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Who’s going bust? Cineworld, Intu and Finablr all raise doubts about own survival

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Profit warnings are often said to come in threes but for three big-name companies to all warn on the same day that they could soon go bust, it shows the shocking fallout from the coronavirus outbreak.

Cineworld Group plc (LON:CINE), Finablr PLC (LON:FIN) and Intu Properties PLC (LON:INTU) all put out worrying statements raising doubts about their own survival Thursday, contributing to the extraordinary losses seen across markets.

Cineworld said a worst case scenario for the coronavirus outbreak, with moviegoers in the UK and US staying at home for three months, this would lead to “material uncertainty” and “may cast significant doubt about the group’s ability to continue as a going concern”.

Management said that while the coronavirus had currently only had a “minimal impact” on the business, there could be “no certainty” of how the firm’s performance would be affected if the virus continued to spread.

Shares in the cinema group were down almost 50% on Thursday morning, but by the afternoon were down 23% at 67.8p.

Cash squeeze

Over at fellow FTSE 250 constituent Finablr, although the Travelex owner will be leaving the mid-cap index later this month, there was talk of a cash crunch.

Demand for Travelex’s foreign exchange services has been hit hard by travel restrictions imposed to limit the spread of coronavirus, which have also restricting the movement of physical currency notes and coins that the forex company needs.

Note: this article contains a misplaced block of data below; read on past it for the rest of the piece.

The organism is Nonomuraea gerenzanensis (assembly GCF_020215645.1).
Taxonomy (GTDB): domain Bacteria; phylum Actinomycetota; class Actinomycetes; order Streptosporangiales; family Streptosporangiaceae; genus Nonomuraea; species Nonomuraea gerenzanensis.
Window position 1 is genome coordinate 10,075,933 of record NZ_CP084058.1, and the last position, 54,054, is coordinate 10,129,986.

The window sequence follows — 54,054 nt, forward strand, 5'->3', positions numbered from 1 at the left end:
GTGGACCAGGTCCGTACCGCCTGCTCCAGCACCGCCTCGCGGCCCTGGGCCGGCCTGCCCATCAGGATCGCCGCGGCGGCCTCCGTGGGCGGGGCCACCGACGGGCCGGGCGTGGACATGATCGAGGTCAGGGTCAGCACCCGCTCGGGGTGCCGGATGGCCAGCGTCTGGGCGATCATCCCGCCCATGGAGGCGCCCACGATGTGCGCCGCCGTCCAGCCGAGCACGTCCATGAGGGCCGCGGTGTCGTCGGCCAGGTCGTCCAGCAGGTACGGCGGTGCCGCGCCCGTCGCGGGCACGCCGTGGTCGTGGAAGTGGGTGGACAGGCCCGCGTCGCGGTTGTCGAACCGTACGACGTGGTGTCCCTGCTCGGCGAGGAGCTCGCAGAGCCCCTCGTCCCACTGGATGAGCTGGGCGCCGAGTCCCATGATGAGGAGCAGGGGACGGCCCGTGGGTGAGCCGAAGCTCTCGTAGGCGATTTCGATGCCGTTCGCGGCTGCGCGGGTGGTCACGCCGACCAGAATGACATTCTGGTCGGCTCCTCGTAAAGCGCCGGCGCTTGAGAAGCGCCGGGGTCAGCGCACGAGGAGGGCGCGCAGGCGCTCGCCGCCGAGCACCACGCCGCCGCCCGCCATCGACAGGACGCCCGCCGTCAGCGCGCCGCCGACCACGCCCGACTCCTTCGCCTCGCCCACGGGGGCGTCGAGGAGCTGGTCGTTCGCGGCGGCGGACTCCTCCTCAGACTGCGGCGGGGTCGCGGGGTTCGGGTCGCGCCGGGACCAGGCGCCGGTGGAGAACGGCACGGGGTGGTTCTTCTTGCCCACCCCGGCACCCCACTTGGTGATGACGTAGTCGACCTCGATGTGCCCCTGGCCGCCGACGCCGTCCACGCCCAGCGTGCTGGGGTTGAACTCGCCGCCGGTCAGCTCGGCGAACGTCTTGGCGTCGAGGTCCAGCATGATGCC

A “liquidity squeeze” is affecting Finablr at both group and operational business level, with Travelex’s bonds having recently been hit by a credit downgrade and investor perceptions tainted by the associations with NMC Health (LON:NMC), as both companies were founded by BR Shetty.  

Finablr’s shares were down 77% to 5.1p on the day, 97% since December when a hedge fund first raised doubts about NMC’s finances.

At Intu, investors have been biting their fingernails for much longer, as the shopping centre owner has suffered from the structural changes to the retail sector — so it was the only one what was not really about coronavirus, though there will be an effect on the retail sector.

In Thursday’s results, the owner of the Trafford Centre in Manchester and Eldon Square in Newcastle revealed that, with debt of £4.5bn and the value of its properties slashed 22% to £6.6bn, the failure to get away a rights issue this month it putting the business in mortal danger.

Because of the risk of further valuation declines and the ability to refinance its debt pile, the company said: “A material uncertainty exists that may cast significant doubt on the group and company’s ability to continue as a going concern.”

Shares in Intu were down 23% on the day to 4.38p, a long way from the near-300p levels when it was a FTSE 100 company three years ago.

Bosses remain optimistic

Intu boss Matthew Roberts, who took over last April, reckons he can still raise cash by selling some assets and with “alternative capital structures” and hopes that lenders give a helping hand where appropriate.

While Finablr’s squeeze looks a tough one as travel restrictions could be in place for some weeks, directors stressed that the group’s “management, operations and finances… are independent and separate from” NMC, though the association has “exacerbated current levels of stress on the company’s cashflow position”.

They hope an independent investigation will help dispel some of this stress.

As for Cineworld, chief executive Mooky Greidinger said: “Should conditions relating to [coronavirus] continue or worsen, we have measures at our disposal to reduce the impact on our business including, but not limited to, capex postponement, cost reduction, in order to maintain cash liquidity”.

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